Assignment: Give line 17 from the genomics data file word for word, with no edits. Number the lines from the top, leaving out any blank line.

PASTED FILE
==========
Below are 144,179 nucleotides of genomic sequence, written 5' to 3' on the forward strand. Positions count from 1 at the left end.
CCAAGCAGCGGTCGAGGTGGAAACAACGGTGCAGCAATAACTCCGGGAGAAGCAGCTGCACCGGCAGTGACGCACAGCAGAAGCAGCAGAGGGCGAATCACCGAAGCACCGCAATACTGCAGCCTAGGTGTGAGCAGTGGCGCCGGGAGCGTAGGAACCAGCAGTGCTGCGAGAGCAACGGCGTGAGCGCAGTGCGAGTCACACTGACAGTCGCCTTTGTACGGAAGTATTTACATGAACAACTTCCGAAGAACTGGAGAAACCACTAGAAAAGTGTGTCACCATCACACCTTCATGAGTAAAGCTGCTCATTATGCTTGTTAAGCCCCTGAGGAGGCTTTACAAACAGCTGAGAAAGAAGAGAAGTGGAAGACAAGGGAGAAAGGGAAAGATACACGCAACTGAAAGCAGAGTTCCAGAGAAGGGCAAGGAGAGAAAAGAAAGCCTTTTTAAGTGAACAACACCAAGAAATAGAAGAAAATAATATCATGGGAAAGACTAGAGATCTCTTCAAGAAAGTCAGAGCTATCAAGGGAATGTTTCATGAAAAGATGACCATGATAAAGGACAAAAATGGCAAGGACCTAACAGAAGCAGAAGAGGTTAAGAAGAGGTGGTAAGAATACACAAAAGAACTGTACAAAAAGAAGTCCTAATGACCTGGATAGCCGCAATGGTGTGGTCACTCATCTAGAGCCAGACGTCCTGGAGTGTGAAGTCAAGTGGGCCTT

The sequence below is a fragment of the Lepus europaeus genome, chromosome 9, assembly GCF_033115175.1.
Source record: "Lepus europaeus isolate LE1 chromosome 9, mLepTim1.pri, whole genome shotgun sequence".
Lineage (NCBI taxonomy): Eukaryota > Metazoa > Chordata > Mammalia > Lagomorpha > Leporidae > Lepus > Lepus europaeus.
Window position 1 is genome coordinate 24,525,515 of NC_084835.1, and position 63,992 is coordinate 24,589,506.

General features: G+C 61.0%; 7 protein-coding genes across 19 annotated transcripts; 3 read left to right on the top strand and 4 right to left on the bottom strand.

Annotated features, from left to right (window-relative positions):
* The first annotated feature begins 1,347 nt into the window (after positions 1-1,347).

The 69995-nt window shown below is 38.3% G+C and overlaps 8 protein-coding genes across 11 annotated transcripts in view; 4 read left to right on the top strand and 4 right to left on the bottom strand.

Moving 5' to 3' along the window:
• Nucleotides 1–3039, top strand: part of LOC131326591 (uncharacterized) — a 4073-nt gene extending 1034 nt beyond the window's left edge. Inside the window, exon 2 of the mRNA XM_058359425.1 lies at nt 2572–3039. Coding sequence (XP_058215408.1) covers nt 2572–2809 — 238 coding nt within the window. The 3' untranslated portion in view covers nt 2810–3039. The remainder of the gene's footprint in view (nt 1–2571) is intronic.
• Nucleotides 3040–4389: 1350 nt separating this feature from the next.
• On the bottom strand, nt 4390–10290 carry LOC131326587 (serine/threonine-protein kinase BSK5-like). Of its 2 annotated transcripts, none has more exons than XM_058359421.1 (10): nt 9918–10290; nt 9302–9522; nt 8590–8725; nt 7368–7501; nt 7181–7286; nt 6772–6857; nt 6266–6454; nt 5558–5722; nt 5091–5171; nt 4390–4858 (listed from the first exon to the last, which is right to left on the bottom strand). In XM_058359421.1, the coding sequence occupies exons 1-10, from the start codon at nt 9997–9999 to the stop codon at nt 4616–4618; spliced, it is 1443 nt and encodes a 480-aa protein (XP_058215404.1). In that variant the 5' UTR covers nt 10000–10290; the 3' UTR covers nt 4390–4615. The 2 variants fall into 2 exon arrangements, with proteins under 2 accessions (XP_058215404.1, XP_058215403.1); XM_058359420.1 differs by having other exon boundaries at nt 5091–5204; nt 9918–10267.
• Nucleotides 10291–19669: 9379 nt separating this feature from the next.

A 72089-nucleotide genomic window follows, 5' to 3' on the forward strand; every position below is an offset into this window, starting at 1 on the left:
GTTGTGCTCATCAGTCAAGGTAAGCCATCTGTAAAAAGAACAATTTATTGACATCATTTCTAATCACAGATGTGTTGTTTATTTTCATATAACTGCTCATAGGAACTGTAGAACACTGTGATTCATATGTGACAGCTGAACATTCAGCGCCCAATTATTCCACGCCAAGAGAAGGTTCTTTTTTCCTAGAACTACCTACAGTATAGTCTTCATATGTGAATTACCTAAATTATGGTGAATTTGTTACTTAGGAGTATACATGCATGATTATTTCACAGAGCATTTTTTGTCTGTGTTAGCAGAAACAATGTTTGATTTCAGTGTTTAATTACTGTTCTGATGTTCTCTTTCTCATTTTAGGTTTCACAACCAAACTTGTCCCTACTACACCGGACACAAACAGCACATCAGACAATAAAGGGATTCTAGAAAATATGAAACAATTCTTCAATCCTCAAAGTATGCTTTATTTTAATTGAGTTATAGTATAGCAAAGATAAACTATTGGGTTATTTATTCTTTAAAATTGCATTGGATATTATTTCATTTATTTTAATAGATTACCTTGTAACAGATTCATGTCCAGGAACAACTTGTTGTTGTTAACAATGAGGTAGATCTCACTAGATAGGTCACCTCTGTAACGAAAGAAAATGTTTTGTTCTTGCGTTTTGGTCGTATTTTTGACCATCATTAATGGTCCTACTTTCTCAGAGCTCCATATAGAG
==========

GTTGTGCTCATCAGTCAAGGTAAGCCATCTGTAAAAAGAACAATTTATTGACATCATTTCTAATCACAGATGTGTTGTTTATTTTCATATAACTGCTCATAGGAACTGTAGAACACTGTGATTCATATGTGACAGCTGAACATTCAGCGCCCAATTATTCCACGCCAAGAGAAGGTTCTTTTTTCCTAGAACTACCTACAGTATAGTCTTCATATGTGAATTACCTAAATTATGGTGAATTTGTTACTTAGGAGTATACATGCATGATTATTTCACAGAGCATTTTTTGTCTGTGTTAGCAGAAACAATGTTTGATTTCAGTGTTTAATTACTGTTCTGATGTTCTCTTTCTCATTTTAGGTTTCACAACCAAACTTGTCCCTACTACACCGGACACAAACAGCACATCAGACAATAAAGGGATTCTAGAAAATATGAAACAATTCTTCAATCCTCAAAGTATGCTTTATTTTAATTGAGTTATAGTATAGCAAAGATAAACTATTGGGTTATTTATTCTTTAAAATTGCATTGGATATTATTTCATTTATTTTAATAGATTACCTTGTAACAGATTCATGTCCAGGAACAACTTGTTGTTGTTAACAATGAGGTAGATCTCACTAGATAGGTCACCTCTGTAACGAAAGAAAATGTTTTGTTCTTGCGTTTTGGTCGTATTTTTGACCATCATTAATGGTCCTACTTTCTCAGAGCTCCATATAGAG